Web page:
A study of older adults shows how changing diet and increasing physical activity can reduce dementia risk, even if the person already has a diagnosis of cognitive decline.

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New research adds to the evidence that increasing activity levels may help offset cognitive decline.

Dementia describes a group of disorders characterized by difficulties in thinking, remembering, and reasoning. Alzheimer’s disease is the most common type of cognitive decline.

According to the Centers for Disease Control and Prevention (CDC), at least 5 million people live with Alzheimer’s disease and related dementias in the United States. As the population ages, experts expect this number to increase significantly.

Although scientists do not know the precise biological cause of Alzheimer’s disease, they know that some lifestyle factors increase a person’s risk of developing dementia.

These include smoking, alcohol consumption, diet, and physical inactivity. One study estimated that up to half of all Alzheimer’s disease cases worldwide may have links to certain lifestyle factors.

A new study, led by The Australian National University in Canberra, trialed a series of lifestyle interventions in people already experiencing cognitive decline. They wanted to see whether these changes could improve a person’s cognitive state and potentially reduce their risk of developing dementia.

They found that people who actively changed certain aspects of their lifestyle experienced significant improvements in their cognition. This suggests that making certain lifestyle changes could alter the course of cognitive decline and reduce a person’s risk of developing Alzheimer’s disease.

The Journal of the American Geriatrics Society published the study.

The study included 119 people aged 65 or over who had either subjective cognitive decline (SCD), which is the self-reported experience of confusion or memory loss, or mild cognitive impairment (MCI), which is a clinically diagnosed form of cognitive decline.

Doctors consider both as early symptoms of dementia, although not everybody with SCD or MCI will develop dementia.

The study, which is part of the Body, Brain, Life for Cognitive Decline (BBL-CD) trial, aimed to determine whether diet and activity levels can reduce the risk of dementia in people with cognitive decline.

The researchers split the cohort roughly in two. Over 8 weeks, one group (the active control group) completed online modules on dementia risk, including information on a Mediterranean diet. A 2020 study has shown that the Mediterranean diet can slow cognitive impairment, exercise, and cognitive engagement.

The intervention group completed the same online training and participated in practical activities, including meeting with a dietitian and exercise physiologist and completing brain training exercises.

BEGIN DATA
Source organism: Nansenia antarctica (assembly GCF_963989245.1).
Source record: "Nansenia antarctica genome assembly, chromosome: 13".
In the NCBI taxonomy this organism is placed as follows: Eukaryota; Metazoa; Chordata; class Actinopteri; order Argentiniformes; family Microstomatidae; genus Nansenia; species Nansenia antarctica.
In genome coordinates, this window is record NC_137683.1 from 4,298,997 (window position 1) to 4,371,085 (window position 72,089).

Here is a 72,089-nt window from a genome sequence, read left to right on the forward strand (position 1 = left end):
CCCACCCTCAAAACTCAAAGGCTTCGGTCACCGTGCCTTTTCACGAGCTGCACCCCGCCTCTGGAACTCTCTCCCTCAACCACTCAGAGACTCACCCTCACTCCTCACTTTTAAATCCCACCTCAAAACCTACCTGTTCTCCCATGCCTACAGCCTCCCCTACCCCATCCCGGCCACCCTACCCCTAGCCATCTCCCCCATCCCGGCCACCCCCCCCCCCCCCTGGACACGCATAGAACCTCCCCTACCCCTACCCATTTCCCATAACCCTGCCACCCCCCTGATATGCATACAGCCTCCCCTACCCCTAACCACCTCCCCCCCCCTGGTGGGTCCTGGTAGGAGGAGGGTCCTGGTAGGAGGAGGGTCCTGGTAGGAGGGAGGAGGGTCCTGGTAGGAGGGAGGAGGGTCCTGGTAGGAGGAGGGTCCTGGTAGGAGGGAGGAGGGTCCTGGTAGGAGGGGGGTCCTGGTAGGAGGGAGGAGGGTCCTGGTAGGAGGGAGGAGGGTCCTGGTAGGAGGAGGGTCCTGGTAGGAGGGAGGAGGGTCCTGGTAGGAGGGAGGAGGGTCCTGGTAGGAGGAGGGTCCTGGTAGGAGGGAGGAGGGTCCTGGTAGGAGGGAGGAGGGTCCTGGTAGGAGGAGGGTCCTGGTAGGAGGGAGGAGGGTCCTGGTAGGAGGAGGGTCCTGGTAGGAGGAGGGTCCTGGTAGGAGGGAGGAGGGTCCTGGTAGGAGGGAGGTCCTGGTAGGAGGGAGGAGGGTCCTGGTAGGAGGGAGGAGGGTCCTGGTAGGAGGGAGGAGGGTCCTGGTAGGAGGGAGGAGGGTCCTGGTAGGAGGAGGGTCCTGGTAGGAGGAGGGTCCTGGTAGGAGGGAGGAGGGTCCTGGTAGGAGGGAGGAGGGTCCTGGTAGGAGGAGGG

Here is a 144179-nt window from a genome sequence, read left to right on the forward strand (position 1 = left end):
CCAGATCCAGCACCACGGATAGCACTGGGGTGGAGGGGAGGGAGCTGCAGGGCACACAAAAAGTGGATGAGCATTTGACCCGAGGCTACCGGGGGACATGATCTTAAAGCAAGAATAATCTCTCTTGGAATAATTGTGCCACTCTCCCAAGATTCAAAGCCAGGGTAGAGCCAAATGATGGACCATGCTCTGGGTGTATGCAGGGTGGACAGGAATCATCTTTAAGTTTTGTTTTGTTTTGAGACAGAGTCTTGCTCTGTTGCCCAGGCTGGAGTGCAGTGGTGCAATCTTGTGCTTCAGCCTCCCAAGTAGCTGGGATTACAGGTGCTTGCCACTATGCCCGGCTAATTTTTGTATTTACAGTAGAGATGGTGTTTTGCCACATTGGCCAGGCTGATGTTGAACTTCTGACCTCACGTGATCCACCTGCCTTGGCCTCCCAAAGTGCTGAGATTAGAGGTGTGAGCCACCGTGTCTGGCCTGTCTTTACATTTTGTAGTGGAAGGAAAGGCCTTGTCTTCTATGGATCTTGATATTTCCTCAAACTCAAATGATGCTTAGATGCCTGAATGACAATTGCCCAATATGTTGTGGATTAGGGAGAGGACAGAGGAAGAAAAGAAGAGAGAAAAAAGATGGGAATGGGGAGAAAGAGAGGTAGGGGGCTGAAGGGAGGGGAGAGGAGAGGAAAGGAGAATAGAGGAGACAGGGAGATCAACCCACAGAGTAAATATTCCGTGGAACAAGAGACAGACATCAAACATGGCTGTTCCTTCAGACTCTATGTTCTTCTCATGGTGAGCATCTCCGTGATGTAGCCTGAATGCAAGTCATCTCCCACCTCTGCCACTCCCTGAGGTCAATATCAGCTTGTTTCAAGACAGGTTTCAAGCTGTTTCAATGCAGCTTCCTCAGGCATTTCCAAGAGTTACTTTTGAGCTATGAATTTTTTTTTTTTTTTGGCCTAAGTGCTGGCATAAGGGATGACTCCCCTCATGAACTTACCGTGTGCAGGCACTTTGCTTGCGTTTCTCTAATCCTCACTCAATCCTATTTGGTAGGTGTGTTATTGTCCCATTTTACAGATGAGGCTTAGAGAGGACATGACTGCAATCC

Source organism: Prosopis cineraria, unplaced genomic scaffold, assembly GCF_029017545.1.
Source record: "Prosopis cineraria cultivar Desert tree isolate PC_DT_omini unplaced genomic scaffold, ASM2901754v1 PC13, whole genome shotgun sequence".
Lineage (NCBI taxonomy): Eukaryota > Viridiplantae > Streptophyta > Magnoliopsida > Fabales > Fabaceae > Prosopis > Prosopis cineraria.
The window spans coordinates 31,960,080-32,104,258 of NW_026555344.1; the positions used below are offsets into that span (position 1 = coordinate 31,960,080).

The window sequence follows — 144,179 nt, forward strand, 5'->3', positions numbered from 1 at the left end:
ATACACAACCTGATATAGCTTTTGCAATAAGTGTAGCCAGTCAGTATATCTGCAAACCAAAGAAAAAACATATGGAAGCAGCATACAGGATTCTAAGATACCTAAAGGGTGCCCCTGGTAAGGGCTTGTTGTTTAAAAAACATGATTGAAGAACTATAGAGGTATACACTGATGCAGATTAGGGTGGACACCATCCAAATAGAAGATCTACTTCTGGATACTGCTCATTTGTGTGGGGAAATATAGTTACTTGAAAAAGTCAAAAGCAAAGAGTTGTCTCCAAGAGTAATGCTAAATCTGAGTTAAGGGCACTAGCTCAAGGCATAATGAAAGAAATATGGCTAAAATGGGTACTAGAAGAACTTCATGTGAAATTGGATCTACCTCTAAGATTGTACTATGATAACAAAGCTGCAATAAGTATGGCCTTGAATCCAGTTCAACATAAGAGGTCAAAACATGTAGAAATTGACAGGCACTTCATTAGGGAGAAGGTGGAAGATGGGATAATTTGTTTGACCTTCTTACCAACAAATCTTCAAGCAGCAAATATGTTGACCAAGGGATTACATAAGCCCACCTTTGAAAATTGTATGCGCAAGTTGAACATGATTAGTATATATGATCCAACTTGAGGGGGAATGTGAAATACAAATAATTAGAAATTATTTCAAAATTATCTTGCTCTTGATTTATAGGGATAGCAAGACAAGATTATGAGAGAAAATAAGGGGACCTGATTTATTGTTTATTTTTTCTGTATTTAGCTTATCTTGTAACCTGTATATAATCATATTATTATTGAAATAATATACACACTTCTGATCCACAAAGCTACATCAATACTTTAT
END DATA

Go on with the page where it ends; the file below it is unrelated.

By the end of the study, the intervention group’s cognition levels were significantly higher than that of the control group. The researchers measured this using several tools, including the Alzheimer’s Disease Assessment Scale Cognitive Subscale.

Exposure to lifestyle risk factors for Alzheimer’s disease — assessed using a risk index developed by the Australian National University — was also significantly lower in the intervention group at the 3-month follow up.

However, at the final follow-up (6 months), this was not the case. This suggests that individuals need to maintain these dietary and activity changes to see the continued benefit.

Overall, the study shows that people already experiencing cognitive decline can reduce their risk of developing dementia later in life. The fact that they can achieve this by employing relatively simple and cost effective lifestyle changes is especially promising.

“[W]ith the right intervention, people experiencing cognitive decline may retain sufficient neuroplasticity for their brain to ‘bounce back’ from decline.”

– Mitchell McMaster, lead study author and Ph.D. student at the Australian National University

This proof-of-concept study adds to the evidence that making certain lifestyle changes can boost cognition.

However, this study was relatively short, with a maximum follow up of just 6 months. The researchers say a follow-up trial with more participants and over a more extended period will be important to confirm these findings and demonstrate sustained cognition improvements.

The finding that people did not maintain a reduced risk of Alzheimer’s disease by the end of the study suggests that people may require booster sessions to ensure continued benefits.